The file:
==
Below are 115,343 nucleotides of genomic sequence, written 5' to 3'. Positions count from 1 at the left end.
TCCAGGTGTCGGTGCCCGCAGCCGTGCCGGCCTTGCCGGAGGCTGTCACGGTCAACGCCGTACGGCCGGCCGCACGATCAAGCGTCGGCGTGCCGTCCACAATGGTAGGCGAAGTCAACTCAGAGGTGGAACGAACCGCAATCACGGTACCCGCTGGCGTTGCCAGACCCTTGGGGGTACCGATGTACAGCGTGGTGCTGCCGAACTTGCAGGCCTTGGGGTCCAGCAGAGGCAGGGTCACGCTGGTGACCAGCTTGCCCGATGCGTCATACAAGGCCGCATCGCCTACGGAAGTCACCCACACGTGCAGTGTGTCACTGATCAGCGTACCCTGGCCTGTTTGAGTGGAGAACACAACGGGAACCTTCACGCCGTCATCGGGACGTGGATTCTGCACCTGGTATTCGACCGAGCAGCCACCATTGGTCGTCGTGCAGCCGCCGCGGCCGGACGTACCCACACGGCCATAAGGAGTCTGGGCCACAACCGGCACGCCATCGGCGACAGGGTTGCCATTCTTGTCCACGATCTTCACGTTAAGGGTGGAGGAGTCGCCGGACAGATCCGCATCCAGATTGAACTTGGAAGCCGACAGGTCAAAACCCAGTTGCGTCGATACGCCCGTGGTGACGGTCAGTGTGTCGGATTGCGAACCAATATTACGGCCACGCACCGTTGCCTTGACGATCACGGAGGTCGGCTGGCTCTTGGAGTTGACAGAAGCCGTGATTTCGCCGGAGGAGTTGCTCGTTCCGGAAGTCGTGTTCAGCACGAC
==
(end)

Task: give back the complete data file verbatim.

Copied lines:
Below are 115,343 nucleotides of genomic sequence, written 5' to 3'. Positions count from 1 at the left end.
TCCAGGTGTCGGTGCCCGCAGCCGTGCCGGCCTTGCCGGAGGCTGTCACGGTCAACGCCGTACGGCCGGCCGCACGATCAAGCGTCGGCGTGCCGTCCACAATGGTAGGCGAAGTCAACTCAGAGGTGGAACGAACCGCAATCACGGTACCCGCTGGCGTTGCCAGACCCTTGGGGGTACCGATGTACAGCGTGGTGCTGCCGAACTTGCAGGCCTTGGGGTCCAGCAGAGGCAGGGTCACGCTGGTGACCAGCTTGCCCGATGCGTCATACAAGGCCGCATCGCCTACGGAAGTCACCCACACGTGCAGTGTGTCACTGATCAGCGTACCCTGGCCTGTTTGAGTGGAGAACACAACGGGAACCTTCACGCCGTCATCGGGACGTGGATTCTGCACCTGGTATTCGACCGAGCAGCCACCATTGGTCGTCGTGCAGCCGCCGCGGCCGGACGTACCCACACGGCCATAAGGAGTCTGGGCCACAACCGGCACGCCATCGGCGACAGGGTTGCCATTCTTGTCCACGATCTTCACGTTAAGGGTGGAGGAGTCGCCGGACAGATCCGCATCCAGATTGAACTTGGAAGCCGACAGGTCAAAACCCAGTTGCGTCGATACGCCCGTGGTGACGGTCAGTGTGTCGGATTGCGAACCAATATTACGGCCACGCACCGTTGCCTTGACGATCACGGAGGTCGGCTGGCTCTTGGAGTTGACAGAAGCCGTGATTTCGCCGGAGGAGTTGCTCGTTCCGGAAGTCGTGTTCAGCACGAC